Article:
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Date: 14.10.2017

Pickles, Art and Sauerkraut (1914)

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Fermentation Basics — Sauerkraut and a variation November 25, by Amanda 43 Comments Sometimes cabbage looks like leather. This is my leathery cabbage pet. I also think sauerkraut is a gateway ferment.

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Then they realize how simple and delicious, how fun it is and they go to town. I really like it, but it tends to be a seasonal treat for me. Its salty tang inevitably brings delicious memories of Christmas Eve eve yes, two eves to mind: As with every ferment I make regularly, I like to tweak the recipe whenever I make it.

With sauerkraut, I usually prefer caraway over juniper and I generally use mustard seeds if I have them on hand. Remove the swanky outer leaves before you start. When I heard Sandorkraut speak at the Free Library in June, he mentioned talking to someone who included mashed potatoes in her sauerkraut. Never done it before. As always, use your discretion. Like it to remind of you of gin? Add a few juniper berries. Add some sliced or pureed ginger or a load of garlic!

Use good salt if you can!

Fermentation will give you all those good minerals. This recipe is for one quart jar. My usual quantity is about 8 lbs of cabbage other ingredients adjusted proportionally , which makes a gallon.

You can find the sweet potato variation below the basic recipe. Cut out the core or not and rinse your cabbage well. Remove 1 or more yucky outer leaves. Reserve one, if you want. It generally takes a bit longer to ferment than green cabbage. Slice cabbage according to your preference. Smaller pieces will require less time to release their liquid, larger pieces will take a bit longer and need more massaging. I sometimes slice by hand, sometimes with the grater blade of my beloved Cuisinart and sometimes with the slicer blade.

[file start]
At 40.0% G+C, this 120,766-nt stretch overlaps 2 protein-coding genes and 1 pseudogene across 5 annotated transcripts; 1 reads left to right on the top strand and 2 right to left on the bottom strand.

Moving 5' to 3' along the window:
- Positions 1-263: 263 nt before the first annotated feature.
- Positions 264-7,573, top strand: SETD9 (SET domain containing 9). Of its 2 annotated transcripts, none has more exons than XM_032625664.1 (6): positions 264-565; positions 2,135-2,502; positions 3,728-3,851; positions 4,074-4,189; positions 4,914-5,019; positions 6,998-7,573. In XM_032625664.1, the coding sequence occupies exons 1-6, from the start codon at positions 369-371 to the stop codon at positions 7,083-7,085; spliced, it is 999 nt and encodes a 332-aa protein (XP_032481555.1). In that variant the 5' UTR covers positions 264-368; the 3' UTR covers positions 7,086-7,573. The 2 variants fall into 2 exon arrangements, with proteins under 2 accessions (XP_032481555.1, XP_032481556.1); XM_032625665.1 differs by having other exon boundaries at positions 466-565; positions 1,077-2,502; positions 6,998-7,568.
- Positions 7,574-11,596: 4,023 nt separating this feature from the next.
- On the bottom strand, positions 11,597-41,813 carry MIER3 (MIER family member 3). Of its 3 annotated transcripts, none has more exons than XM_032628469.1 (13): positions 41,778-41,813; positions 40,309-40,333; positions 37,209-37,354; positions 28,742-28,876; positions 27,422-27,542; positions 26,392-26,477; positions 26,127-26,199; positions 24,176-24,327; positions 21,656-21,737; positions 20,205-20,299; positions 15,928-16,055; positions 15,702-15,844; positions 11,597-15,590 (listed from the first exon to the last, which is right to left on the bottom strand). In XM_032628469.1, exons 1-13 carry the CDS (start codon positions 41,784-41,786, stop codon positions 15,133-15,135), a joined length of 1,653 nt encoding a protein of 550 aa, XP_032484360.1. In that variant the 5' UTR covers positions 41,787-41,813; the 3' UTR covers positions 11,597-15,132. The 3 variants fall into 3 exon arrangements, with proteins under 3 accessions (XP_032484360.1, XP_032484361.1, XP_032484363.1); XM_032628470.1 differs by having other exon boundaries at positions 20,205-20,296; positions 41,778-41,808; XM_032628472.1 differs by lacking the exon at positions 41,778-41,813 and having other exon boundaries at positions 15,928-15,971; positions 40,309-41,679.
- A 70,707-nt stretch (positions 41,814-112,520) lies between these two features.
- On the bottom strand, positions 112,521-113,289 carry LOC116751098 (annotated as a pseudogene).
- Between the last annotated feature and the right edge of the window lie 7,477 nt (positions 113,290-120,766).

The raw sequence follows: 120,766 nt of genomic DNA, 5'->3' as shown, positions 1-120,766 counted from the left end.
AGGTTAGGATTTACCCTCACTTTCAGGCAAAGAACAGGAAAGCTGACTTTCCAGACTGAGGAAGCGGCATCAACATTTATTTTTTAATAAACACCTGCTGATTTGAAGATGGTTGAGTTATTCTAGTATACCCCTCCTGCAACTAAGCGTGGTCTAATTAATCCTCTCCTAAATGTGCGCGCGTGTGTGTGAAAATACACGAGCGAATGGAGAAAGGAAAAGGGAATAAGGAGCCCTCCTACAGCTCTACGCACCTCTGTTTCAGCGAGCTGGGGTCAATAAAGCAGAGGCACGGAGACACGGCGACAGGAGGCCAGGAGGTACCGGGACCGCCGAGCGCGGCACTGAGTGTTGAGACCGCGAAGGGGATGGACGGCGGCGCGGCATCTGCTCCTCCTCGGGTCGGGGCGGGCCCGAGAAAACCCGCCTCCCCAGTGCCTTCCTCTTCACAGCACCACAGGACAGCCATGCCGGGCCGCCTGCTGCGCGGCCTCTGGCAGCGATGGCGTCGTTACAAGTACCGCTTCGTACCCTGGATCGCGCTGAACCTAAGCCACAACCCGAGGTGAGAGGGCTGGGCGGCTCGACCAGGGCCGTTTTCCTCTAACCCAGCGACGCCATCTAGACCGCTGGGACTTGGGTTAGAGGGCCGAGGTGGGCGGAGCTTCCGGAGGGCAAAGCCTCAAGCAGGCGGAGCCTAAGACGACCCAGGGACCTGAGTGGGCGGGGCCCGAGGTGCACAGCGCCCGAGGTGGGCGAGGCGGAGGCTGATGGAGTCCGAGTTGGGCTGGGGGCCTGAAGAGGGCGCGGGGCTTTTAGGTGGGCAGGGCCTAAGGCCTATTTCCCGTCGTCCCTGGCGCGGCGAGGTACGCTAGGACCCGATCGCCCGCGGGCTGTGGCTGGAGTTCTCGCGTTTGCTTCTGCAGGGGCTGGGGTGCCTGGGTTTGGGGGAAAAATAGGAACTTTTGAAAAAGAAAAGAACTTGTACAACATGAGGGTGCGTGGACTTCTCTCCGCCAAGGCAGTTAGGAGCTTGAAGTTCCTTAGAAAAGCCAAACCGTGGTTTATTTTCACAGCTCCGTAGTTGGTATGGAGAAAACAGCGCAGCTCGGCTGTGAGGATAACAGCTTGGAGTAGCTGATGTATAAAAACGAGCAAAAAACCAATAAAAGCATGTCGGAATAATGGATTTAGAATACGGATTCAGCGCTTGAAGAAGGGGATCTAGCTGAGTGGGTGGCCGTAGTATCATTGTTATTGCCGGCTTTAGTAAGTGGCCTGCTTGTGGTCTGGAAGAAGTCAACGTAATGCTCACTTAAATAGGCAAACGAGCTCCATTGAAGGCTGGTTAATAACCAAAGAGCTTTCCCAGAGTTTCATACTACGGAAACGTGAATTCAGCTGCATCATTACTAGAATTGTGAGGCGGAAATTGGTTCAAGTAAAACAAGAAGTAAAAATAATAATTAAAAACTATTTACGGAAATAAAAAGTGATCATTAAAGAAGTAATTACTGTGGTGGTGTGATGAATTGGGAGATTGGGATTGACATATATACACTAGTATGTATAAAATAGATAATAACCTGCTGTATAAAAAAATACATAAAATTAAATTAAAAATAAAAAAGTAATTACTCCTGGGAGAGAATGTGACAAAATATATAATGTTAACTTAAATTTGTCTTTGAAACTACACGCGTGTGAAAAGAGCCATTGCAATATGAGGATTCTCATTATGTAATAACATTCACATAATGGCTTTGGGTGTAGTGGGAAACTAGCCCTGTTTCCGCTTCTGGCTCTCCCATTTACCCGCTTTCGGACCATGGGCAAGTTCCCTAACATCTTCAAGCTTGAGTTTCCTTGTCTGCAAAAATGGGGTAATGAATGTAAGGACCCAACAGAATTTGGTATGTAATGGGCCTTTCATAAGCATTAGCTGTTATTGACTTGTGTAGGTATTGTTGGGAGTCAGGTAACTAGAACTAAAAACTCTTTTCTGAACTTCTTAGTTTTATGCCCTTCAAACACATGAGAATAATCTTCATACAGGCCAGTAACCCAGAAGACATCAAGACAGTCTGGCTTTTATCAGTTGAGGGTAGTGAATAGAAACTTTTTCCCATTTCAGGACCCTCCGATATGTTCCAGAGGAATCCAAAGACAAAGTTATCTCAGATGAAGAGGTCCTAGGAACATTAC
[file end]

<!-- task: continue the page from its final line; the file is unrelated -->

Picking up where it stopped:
This is completely a question of preference. Put the sliced cabbage into a large bowl. Salted cabbage, releasing its liquid. Massage the hell out of your cabbage.

You want it to release its liquid and change texture a bit. If you have weak or arthritic hands or are just a lazy person, you can let your salted cabbage sit for 10 minutes.

Canning Pickles and Sauerkraut. Lynn Paul | Pickled Cucumber | Pickling

That will get the cabbage to start releasing its juices, and make your squeezing efforts easier. You want to see A LOT of liquid before you pack your kraut into its fermenting vessel 6. Get your clean wide-mouthed jar and a wooden spoon and start packing!

Push that kraut in there as much as you can. You want to end up with an inch of space at the top of your container. You want your cabbage to be completely covered in its own juice. Just press a large piece of leaf into the jar until it fits above the kraut and below the jar ridge.

The leaf can be composted after fermentation has transformed your kraut. You can also add a tiny bit of liquid from another, healthy ferment older sauerkraut, kimchi, ginger beer starter, etc to get things bubbling.

This is especially helpful in the winter when your space might be chillier than usual, but it is in no way necessary. Use a jar filled with water, a boiled rock, a plastic bag filled with leftover kraut juice or some other weight to keep your kraut below the surface of the liquid. If the weight protrudes over the jar rim, cover with a cloth secured with a rubber band. Place your jar on a small plate, in a place outside of direct sunlight. Be aware that if you forget to do this you will likely get mold.

You can totally skim it and toss it, but it does freak some people out. Feel free to taste along the way and find your perfect acidity level and texture. Mark it down for next time.

Pickles olives and sauerkraut are high in what mineral

When you like the way it tastes, remove the weight, put a tight lid on it and stick it in the fridge. See how my top layer is sweet potato? Sweet potatoes are much harder to submerge than cabbage! Raw potatoes are unsafe to eat, even fermented.